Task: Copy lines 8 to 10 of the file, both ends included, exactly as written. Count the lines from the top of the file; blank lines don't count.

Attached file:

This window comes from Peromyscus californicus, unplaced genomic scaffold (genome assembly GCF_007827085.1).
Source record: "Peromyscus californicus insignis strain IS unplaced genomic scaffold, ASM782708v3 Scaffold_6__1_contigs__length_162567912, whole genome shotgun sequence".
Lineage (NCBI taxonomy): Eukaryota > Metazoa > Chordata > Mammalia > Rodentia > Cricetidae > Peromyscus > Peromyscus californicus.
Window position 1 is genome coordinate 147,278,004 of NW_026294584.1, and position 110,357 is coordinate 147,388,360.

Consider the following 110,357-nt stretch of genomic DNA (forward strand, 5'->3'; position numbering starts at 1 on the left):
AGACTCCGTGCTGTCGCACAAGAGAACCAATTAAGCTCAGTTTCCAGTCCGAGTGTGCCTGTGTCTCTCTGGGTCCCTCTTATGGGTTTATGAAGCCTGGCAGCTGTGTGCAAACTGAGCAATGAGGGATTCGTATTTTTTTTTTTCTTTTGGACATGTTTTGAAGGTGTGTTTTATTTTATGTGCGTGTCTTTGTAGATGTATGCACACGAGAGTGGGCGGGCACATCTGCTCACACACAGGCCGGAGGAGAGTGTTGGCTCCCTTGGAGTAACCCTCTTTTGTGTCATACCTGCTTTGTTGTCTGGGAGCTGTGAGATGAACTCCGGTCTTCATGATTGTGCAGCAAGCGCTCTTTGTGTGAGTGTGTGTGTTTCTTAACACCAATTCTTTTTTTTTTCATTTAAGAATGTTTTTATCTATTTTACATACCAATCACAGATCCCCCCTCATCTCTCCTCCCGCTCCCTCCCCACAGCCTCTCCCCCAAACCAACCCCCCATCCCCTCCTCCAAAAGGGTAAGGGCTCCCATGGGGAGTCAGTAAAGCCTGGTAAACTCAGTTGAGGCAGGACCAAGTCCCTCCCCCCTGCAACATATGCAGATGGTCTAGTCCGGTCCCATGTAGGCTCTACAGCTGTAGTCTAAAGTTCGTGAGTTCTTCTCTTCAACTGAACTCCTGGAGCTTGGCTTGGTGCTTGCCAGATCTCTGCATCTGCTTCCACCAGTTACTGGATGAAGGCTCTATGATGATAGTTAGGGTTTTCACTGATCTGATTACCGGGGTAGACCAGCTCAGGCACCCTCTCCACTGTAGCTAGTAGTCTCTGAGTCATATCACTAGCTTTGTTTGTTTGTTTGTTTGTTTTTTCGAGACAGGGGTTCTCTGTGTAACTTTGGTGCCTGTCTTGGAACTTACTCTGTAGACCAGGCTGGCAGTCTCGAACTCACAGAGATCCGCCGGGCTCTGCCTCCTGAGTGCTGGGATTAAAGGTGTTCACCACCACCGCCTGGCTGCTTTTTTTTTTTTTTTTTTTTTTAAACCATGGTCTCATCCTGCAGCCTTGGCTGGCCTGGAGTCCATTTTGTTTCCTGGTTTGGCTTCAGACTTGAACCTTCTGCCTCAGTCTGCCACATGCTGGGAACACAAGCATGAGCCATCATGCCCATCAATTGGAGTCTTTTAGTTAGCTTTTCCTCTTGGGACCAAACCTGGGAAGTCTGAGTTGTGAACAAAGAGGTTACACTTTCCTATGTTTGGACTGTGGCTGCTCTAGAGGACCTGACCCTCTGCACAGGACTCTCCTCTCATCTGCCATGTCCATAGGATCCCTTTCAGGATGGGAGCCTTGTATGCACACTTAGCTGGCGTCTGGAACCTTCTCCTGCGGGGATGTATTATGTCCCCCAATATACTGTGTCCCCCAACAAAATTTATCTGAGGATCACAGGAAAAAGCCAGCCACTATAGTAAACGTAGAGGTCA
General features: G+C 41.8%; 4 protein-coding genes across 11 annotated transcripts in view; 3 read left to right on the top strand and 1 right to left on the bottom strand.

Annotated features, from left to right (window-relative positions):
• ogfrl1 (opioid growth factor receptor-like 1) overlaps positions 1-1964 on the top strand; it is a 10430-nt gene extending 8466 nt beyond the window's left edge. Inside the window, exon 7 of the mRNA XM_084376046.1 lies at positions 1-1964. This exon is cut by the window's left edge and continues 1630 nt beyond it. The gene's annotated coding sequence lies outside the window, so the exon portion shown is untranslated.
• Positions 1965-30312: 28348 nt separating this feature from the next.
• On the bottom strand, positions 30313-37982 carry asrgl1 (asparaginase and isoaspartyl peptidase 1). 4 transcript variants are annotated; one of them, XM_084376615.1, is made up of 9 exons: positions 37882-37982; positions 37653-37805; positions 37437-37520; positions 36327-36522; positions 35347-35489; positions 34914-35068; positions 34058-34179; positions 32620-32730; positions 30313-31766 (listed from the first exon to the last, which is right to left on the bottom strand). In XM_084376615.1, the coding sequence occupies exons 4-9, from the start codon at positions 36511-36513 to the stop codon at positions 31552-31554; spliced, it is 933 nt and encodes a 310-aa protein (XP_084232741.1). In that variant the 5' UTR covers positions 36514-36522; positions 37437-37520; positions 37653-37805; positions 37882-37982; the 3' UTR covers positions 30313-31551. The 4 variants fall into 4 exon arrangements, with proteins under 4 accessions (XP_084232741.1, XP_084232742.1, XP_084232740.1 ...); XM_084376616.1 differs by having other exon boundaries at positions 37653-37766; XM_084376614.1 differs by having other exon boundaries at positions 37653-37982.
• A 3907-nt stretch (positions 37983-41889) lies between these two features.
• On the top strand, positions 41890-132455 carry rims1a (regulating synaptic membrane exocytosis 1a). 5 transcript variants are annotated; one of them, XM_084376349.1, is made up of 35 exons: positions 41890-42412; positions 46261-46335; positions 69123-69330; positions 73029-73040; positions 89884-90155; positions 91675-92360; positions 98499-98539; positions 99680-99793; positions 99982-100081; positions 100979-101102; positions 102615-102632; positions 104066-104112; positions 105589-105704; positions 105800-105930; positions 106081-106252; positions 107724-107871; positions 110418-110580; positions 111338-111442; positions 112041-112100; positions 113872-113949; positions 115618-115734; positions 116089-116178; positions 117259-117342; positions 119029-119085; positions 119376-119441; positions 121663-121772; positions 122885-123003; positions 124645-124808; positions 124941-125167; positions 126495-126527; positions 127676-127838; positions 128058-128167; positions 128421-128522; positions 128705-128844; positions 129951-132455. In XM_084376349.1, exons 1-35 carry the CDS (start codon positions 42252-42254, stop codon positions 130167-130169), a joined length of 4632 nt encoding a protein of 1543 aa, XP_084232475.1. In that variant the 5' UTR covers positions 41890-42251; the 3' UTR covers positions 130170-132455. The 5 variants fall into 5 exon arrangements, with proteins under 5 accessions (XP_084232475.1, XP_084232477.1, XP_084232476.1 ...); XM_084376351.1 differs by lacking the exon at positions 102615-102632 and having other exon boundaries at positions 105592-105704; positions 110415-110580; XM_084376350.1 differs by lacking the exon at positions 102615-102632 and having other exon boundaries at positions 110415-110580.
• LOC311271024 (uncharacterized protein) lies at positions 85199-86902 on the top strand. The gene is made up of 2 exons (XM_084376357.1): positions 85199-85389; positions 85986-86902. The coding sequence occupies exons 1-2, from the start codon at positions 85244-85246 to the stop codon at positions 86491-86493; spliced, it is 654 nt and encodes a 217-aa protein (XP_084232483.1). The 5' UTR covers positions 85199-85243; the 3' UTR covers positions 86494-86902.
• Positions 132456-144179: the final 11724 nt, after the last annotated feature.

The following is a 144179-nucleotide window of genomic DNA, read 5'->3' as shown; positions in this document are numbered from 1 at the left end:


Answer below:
Annotated features, from left to right (window-relative positions):
• ogfrl1 (opioid growth factor receptor-like 1) overlaps positions 1-1964 on the top strand; it is a 10430-nt gene extending 8466 nt beyond the window's left edge. Inside the window, exon 7 of the mRNA XM_084376046.1 lies at positions 1-1964. This exon is cut by the window's left edge and continues 1630 nt beyond it. The gene's annotated coding sequence lies outside the window, so the exon portion shown is untranslated.
• Positions 1965-30312: 28348 nt separating this feature from the next.